7 Nov 2006 AntiMatter   » (Observer)

Implementation of Biometric based authentication technology has always been a holy grail for Transaction Processing giants like NCR and Diebold,



but they have not been able to put the technology around for masses. A research [1] conducted by NCR for the usability of Biometric ATMs has revealed that implementation of such a technology would introduce following non-trivial issues: (1) Acceptence of biometric technology (over PIN) by the customers. (2) Implementation of effective enrollment process. (3) Vulnerability of the biometric devices used.

The above results were concluded from the factors like Failure to Enroll, Failure to Acquire, False Accept Rate and False Reject Rate. While NCR has high concerns over the introduction of biometric technology in ATMs, it recognises the fact that users are more than happy to access their accounts through biometric means of authentication[2].

The architecture of the Linux-based Biometric ATMs running at Tameer Microfinance Bank deals with the above mentioned issues with a very proactive and preemptive fault tolerance approach. The technology under discussion has been set up for the under-previleged lot of the society; people who could hardly write their own names. It has taken some time to educate these people about the new technology, but the realisation of the fact of being previleged is creating a wave of curiosity and enthusiasm in their lives. NCR conducted its reasearch on the well educated and selected users and were not comfortable with the consequences of this technology. However, in this case, real time analysis of the key factors like Failure to Enroll, Failure to Acquire, False Accept Rate and False Reject Rate shows that even the most common and simple users, with unequivocal fingerprint orientation, are quite comfortable to use this technology.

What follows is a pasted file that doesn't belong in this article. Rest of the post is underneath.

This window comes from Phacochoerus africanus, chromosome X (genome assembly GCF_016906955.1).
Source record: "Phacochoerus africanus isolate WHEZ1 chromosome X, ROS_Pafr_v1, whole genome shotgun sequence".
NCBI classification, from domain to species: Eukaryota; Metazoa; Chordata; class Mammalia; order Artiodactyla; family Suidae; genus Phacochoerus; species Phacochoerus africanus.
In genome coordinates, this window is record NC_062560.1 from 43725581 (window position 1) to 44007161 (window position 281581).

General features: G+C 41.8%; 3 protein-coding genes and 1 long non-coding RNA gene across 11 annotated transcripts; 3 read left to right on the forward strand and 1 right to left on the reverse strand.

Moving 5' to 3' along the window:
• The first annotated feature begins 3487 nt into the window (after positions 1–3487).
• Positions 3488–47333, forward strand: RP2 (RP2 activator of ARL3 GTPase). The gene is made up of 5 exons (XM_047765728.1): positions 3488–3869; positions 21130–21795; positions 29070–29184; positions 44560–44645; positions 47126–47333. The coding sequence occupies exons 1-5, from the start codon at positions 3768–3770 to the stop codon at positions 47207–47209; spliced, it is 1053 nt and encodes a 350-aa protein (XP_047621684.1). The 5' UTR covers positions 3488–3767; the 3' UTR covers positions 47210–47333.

[1] Usability of large scale public systems: Usability and biometric verification at the ATM interface; Lynne Coventry, Antonella De Angeli, Graham Johnson, April 2003, Proceedings of the SIGCHI conference on Human factors in computing systems, ACM Press.

[2]Westin, A. Biometrics in the mainstream: What does the U.S. public think. Privacy and American Business Newsletter, 9,8, December 2002.

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